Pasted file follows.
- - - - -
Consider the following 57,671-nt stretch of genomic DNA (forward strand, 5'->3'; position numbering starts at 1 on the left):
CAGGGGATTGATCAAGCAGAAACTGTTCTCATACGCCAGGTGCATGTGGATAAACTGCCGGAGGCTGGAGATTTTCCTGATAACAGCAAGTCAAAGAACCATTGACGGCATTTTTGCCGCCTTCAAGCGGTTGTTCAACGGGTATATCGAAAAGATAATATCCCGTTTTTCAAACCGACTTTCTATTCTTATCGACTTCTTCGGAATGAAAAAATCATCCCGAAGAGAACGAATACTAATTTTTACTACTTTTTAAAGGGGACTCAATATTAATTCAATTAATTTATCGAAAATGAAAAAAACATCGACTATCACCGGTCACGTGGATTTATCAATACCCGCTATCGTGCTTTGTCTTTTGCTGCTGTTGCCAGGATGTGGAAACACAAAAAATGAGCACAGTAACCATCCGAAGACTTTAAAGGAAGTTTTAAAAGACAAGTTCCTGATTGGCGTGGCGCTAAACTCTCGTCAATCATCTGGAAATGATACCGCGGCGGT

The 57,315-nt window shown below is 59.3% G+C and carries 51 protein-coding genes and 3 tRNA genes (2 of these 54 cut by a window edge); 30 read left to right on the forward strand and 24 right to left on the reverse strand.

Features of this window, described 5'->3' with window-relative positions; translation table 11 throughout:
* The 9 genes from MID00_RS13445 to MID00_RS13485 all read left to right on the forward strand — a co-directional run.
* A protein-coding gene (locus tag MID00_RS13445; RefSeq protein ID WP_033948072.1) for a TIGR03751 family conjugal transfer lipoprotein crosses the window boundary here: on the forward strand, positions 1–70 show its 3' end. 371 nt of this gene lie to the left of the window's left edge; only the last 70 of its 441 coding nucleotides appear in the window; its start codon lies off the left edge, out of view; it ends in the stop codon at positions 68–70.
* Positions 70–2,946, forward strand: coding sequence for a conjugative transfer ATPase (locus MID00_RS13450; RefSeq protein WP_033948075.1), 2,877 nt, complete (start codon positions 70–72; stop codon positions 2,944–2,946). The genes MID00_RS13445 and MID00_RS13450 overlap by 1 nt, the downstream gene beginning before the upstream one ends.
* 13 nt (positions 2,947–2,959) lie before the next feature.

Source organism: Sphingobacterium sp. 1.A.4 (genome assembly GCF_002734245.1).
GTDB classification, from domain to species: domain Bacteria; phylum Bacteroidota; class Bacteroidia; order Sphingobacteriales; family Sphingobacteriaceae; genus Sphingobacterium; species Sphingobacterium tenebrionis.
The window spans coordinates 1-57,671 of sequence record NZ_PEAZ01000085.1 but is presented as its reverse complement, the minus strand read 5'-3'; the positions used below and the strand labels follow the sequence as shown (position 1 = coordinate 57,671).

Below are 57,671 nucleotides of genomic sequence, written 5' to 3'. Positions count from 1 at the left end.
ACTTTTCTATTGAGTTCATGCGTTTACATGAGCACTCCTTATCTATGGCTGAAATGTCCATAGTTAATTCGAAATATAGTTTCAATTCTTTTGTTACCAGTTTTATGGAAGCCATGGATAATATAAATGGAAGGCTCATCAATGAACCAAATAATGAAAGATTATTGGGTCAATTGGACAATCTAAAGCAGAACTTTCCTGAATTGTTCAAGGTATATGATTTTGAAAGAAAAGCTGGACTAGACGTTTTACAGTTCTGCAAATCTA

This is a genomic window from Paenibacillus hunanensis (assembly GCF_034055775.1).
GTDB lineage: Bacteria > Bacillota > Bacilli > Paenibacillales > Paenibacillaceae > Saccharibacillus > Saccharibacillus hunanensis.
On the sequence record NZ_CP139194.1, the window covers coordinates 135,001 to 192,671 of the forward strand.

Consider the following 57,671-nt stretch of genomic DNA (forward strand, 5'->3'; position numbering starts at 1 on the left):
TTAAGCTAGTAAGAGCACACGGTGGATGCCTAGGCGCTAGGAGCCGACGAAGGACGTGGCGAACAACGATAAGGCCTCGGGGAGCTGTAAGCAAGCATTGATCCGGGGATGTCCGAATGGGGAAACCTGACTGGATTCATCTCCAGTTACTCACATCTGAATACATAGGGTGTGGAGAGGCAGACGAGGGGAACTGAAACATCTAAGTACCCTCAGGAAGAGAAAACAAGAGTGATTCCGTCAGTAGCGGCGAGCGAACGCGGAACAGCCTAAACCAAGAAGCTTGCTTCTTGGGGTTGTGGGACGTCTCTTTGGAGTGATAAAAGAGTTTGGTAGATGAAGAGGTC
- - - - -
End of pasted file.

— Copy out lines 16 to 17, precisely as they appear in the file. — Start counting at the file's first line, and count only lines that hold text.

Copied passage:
On the sequence record NZ_CP139194.1, the window covers coordinates 135,001 to 192,671 of the forward strand.

Consider the following 57,671-nt stretch of genomic DNA (forward strand, 5'->3'; position numbering starts at 1 on the left):